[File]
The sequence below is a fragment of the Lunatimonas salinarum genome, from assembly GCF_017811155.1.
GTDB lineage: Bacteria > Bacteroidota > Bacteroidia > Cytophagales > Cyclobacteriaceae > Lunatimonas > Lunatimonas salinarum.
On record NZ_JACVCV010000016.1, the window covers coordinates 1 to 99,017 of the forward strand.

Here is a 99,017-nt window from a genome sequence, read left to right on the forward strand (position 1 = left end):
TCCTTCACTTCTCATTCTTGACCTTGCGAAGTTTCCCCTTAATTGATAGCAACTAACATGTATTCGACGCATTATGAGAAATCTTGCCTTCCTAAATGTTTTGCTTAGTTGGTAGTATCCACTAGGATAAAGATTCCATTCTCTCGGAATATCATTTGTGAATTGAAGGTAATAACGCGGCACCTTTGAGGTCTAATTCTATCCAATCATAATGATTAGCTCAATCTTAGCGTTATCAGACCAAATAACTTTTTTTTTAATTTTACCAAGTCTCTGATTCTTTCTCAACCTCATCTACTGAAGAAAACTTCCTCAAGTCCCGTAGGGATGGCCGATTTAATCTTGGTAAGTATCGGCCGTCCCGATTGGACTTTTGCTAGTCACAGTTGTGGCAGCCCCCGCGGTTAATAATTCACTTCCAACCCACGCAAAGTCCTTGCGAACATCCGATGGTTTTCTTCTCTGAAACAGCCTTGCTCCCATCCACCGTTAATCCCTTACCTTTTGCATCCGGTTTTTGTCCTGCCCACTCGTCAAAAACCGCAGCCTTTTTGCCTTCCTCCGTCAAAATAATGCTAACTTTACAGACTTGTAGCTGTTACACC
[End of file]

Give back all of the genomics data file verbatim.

The sequence below is a fragment of the Lunatimonas salinarum genome, from assembly GCF_017811155.1.
GTDB lineage: Bacteria > Bacteroidota > Bacteroidia > Cytophagales > Cyclobacteriaceae > Lunatimonas > Lunatimonas salinarum.
On record NZ_JACVCV010000016.1, the window covers coordinates 1 to 99,017 of the forward strand.

Here is a 99,017-nt window from a genome sequence, read left to right on the forward strand (position 1 = left end):
TCCTTCACTTCTCATTCTTGACCTTGCGAAGTTTCCCCTTAATTGATAGCAACTAACATGTATTCGACGCATTATGAGAAATCTTGCCTTCCTAAATGTTTTGCTTAGTTGGTAGTATCCACTAGGATAAAGATTCCATTCTCTCGGAATATCATTTGTGAATTGAAGGTAATAACGCGGCACCTTTGAGGTCTAATTCTATCCAATCATAATGATTAGCTCAATCTTAGCGTTATCAGACCAAATAACTTTTTTTTTAATTTTACCAAGTCTCTGATTCTTTCTCAACCTCATCTACTGAAGAAAACTTCCTCAAGTCCCGTAGGGATGGCCGATTTAATCTTGGTAAGTATCGGCCGTCCCGATTGGACTTTTGCTAGTCACAGTTGTGGCAGCCCCCGCGGTTAATAATTCACTTCCAACCCACGCAAAGTCCTTGCGAACATCCGATGGTTTTCTTCTCTGAAACAGCCTTGCTCCCATCCACCGTTAATCCCTTACCTTTTGCATCCGGTTTTTGTCCTGCCCACTCGTCAAAAACCGCAGCCTTTTTGCCTTCCTCCGTCAAAATAATGCTAACTTTACAGACTTGTAGCTGTTACACC